“Bridgerton”: Closing the gap for South Asian representation

Dhwani Porecha, Editorial Board Member

How often have you watched a television show where you could identify yourself with a character—not on personality or likeness—but on culture, ethnicity, or representation?

Recently, representation was illustrated in the most unexpected way. Season two of “Bridgerton” took a unique approach to a period drama and for the first time, the main characters are South Asian. While it is historically inaccurate, it was portrayed in such an elegant manner in which race and ethnicity were incorporated, but not one of the struggles the characters were faced with. 

I remember growing up watching shows such as “Jessie,” where the South Asian character, Ravi, was portrayed as the most stereotypical Indian. Then there were other characters such as Baljeet in “Phineas and Ferb” who have now become the basis for every joke against brown people. It felt insulting and hurtful to many who were of South Asian descent. Such roles should not be called representation as it does not foster inclusivity but rather another excuse to continue the practice of racism. 

However, Bridgerton ditches the traditional route of portraying diversity, and instead takes an approach that stuns many. The second season follows the lives of two sisters, Kate and Edwina Sharma, who enter the seasonas British nobility looking for a husband to wed Edwina. While drama and romance ensues, the most captivating aspect was how inclusion of the Sharma family finally felt like a step in the right direction in terms of  representation. 

From the very beginning, Kate takes on the role of protector and is addressed with respect, which is a cherished dynamic in South Asian cultures. We can see that when Edwina calls Kate “didi,” (meaning “sister”) and Kate calls Edwina “bon,” (“younger sister”). While these are cute nicknames, they are also Bengali phrases that are used in respect when addressing siblings.To see a touch of my everyday life on screen was beautifully refreshing. 

Kate also breaks the role of being compliant, meek, and oppressed, which are often correlated with South Asian culture. Rather, she breaks that boundary with her outspoken personality and wit that is respected by the white characters around her, rather than something to frown upon.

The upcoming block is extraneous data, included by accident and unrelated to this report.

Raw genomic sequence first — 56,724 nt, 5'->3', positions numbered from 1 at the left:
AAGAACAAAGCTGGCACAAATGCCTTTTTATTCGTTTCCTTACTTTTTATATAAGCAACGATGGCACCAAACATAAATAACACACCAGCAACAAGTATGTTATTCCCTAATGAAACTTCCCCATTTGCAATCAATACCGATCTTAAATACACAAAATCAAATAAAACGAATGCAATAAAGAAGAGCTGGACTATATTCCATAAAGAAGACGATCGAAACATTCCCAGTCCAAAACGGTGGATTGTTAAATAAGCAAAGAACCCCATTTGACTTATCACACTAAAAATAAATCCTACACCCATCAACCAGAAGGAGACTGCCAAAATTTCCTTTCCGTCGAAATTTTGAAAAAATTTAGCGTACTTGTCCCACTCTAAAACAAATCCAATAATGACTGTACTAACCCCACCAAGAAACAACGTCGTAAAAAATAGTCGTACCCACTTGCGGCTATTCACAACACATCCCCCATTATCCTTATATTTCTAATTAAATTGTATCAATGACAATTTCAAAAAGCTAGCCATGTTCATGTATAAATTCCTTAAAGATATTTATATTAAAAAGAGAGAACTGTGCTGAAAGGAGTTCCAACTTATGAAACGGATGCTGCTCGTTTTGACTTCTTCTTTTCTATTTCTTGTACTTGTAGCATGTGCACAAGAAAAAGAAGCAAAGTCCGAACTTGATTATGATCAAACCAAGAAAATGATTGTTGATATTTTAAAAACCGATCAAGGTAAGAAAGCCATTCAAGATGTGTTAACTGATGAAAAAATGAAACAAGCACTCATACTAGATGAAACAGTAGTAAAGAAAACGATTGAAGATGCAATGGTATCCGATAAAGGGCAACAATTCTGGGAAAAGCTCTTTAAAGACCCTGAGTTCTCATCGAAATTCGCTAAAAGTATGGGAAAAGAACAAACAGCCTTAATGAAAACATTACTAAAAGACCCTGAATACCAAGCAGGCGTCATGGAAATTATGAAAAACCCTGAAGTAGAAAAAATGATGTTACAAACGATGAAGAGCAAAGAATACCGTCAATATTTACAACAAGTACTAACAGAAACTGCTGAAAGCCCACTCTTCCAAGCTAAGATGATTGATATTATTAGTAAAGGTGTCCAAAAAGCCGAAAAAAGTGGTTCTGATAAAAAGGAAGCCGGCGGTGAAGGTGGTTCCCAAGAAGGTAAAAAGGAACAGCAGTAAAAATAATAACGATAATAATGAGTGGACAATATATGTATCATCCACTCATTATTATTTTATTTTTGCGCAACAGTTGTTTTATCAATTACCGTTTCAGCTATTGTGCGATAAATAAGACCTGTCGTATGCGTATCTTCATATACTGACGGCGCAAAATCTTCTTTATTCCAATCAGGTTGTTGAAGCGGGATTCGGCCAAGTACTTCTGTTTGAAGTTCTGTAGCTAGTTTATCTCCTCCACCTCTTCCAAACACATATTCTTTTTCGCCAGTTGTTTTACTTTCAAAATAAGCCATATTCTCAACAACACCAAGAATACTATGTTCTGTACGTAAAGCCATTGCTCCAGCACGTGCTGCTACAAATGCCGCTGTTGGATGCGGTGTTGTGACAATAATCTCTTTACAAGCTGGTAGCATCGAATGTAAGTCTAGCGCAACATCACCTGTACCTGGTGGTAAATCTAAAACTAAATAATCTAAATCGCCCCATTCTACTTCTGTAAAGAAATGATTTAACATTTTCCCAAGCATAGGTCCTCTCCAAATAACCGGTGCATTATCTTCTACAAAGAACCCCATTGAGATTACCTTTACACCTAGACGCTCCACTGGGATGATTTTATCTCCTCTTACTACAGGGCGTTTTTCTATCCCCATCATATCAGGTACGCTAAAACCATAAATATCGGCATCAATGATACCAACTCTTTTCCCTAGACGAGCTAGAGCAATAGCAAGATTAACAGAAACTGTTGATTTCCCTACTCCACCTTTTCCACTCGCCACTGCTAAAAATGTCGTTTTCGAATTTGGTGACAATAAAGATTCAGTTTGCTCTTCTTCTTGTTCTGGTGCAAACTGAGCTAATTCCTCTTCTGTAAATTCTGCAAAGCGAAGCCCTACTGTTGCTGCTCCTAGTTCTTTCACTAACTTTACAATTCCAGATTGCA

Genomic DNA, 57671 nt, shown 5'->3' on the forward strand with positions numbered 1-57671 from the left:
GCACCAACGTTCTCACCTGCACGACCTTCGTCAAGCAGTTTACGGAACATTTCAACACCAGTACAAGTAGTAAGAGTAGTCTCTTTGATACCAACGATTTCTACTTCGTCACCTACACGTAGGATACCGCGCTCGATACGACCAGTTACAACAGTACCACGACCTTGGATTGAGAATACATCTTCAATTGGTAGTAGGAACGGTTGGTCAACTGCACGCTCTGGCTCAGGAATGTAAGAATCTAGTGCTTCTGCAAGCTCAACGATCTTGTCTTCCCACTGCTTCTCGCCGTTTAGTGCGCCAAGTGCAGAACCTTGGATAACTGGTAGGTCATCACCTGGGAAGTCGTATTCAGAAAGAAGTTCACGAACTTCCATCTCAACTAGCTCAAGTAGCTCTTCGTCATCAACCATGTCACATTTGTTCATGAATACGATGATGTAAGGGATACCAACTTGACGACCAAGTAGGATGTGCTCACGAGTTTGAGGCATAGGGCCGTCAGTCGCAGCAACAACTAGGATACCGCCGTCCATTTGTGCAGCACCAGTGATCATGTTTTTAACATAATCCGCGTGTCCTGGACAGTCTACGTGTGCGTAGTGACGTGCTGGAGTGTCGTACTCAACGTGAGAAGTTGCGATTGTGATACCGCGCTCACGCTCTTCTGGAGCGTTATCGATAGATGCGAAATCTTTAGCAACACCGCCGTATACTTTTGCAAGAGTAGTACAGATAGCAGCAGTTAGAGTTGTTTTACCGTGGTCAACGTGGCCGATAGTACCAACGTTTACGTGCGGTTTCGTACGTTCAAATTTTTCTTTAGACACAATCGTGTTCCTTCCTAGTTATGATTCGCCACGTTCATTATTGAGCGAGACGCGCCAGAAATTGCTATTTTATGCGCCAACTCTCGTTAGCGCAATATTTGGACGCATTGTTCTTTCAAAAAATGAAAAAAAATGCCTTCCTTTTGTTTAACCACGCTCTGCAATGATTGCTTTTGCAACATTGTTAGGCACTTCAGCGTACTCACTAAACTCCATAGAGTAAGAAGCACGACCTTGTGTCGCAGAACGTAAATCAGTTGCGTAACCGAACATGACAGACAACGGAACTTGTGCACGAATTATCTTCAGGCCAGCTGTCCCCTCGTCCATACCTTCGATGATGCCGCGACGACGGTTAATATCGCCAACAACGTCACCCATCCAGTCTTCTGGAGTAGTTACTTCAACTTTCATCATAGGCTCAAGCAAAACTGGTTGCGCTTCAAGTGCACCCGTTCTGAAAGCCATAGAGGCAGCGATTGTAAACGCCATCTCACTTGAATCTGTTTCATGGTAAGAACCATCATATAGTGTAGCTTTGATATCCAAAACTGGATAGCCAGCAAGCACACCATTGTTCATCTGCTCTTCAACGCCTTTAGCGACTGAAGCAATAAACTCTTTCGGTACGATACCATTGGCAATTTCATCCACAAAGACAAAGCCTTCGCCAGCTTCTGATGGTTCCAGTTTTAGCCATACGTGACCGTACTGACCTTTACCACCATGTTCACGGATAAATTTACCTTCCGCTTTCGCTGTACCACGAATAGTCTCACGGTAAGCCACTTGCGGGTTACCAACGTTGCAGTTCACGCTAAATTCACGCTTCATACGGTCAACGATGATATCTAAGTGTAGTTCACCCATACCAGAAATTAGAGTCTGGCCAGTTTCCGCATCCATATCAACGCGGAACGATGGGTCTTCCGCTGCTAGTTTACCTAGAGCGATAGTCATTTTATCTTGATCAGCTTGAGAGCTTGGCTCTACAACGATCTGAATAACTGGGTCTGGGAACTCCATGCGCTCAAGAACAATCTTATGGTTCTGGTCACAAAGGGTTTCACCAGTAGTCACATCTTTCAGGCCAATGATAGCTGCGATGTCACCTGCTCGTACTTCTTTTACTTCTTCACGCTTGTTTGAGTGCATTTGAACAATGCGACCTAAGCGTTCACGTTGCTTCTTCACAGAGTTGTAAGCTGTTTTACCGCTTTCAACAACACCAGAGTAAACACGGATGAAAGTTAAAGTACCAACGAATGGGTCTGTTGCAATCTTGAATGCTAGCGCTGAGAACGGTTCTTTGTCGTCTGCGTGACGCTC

As the episodes continue, more South Asian culture is emphasized and appreciated. They dress in bright colorful gowns, called “lehengas”, that are made with South Asian fabric and embroidery that represent traditional clothing worn in India. They pair these beautiful, ornate bangles to finish their look along with bold statement-piece jewelry. 

In one episode, Kate mentions how she hates English tea but would instead prefer drinking authentic Indian chai. Another aspect included was hair oiling, a common beauty practice in India. This practice that revitalizes and nourishes the hair is a tradition of bonding that has been passed down from generation to generation.

Last, but not least, is the sacred ritual of the Haldi ceremony. This ritual is performed before weddings, purifies, and cleanses the body. Kate smears turmeric paste on the arms and face of Edwina as it represents a life of prosperity for the couple that is about to begin their life together. This combined with the orchestral cover of “Khabi Khusi Kabhie Gham,” a popular Bollywood song, was just what South Asian fans needed to see. Combining the traditions of European weddings and South Asian is a spectacular way to merge different ethnicities together.

The on-screen representation, especially for young teens/adults such as myself, sends a powerful message that we belong here and have a place in the world. It closes the gap to normalizing that South Asians are a part of the community. Our culture, art, and traditions deserve to be celebrated and it is time that we destroy harmful stereotypes and instead demand that the wrongs be righted. Bridgerton is that representation our generation needs. 

Overall, season two of “Bridgerton” had everything that TV shows have been lacking for years now, and we can only be hopeful that this trend will continue when including people of color moving forward. This is a must-watch show and one of my favorites for 2022.